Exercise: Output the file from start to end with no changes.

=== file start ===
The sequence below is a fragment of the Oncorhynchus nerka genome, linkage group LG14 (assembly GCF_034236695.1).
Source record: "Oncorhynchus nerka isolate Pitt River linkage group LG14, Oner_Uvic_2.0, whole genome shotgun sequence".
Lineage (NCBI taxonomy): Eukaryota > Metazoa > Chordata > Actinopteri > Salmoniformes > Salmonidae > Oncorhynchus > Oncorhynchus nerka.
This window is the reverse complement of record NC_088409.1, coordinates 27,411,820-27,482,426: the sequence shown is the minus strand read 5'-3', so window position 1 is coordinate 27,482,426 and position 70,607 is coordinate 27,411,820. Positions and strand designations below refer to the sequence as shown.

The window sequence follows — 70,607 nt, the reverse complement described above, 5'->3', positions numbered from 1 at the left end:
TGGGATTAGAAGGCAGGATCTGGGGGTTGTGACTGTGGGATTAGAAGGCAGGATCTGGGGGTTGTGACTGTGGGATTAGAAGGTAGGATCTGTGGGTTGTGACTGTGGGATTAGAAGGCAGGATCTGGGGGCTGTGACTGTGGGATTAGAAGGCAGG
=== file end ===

The sequence below is a fragment of the Oncorhynchus nerka genome, linkage group LG14 (assembly GCF_034236695.1).
Source record: "Oncorhynchus nerka isolate Pitt River linkage group LG14, Oner_Uvic_2.0, whole genome shotgun sequence".
Lineage (NCBI taxonomy): Eukaryota > Metazoa > Chordata > Actinopteri > Salmoniformes > Salmonidae > Oncorhynchus > Oncorhynchus nerka.
This window is the reverse complement of record NC_088409.1, coordinates 27,411,820-27,482,426: the sequence shown is the minus strand read 5'-3', so window position 1 is coordinate 27,482,426 and position 70,607 is coordinate 27,411,820. Positions and strand designations below refer to the sequence as shown.

The window sequence follows — 70,607 nt, the reverse complement described above, 5'->3', positions numbered from 1 at the left end:
TGGGATTAGAAGGCAGGATCTGGGGGTTGTGACTGTGGGATTAGAAGGCAGGATCTGGGGGTTGTGACTGTGGGATTAGAAGGTAGGATCTGTGGGTTGTGACTGTGGGATTAGAAGGCAGGATCTGGGGGCTGTGACTGTGGGATTAGAAGGCAGG